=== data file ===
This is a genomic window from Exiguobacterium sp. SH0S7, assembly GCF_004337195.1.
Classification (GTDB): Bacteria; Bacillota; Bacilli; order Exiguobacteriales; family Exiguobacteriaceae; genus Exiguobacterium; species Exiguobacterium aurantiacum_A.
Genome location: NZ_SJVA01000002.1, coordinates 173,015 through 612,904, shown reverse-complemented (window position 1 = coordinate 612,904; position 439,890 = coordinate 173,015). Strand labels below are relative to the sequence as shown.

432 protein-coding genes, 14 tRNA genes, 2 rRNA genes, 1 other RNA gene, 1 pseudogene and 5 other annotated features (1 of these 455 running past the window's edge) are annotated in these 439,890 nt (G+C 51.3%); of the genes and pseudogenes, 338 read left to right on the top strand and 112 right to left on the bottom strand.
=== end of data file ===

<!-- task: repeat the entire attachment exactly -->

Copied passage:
This is a genomic window from Exiguobacterium sp. SH0S7, assembly GCF_004337195.1.
Classification (GTDB): Bacteria; Bacillota; Bacilli; order Exiguobacteriales; family Exiguobacteriaceae; genus Exiguobacterium; species Exiguobacterium aurantiacum_A.
Genome location: NZ_SJVA01000002.1, coordinates 173,015 through 612,904, shown reverse-complemented (window position 1 = coordinate 612,904; position 439,890 = coordinate 173,015). Strand labels below are relative to the sequence as shown.

432 protein-coding genes, 14 tRNA genes, 2 rRNA genes, 1 other RNA gene, 1 pseudogene and 5 other annotated features (1 of these 455 running past the window's edge) are annotated in these 439,890 nt (G+C 51.3%); of the genes and pseudogenes, 338 read left to right on the top strand and 112 right to left on the bottom strand.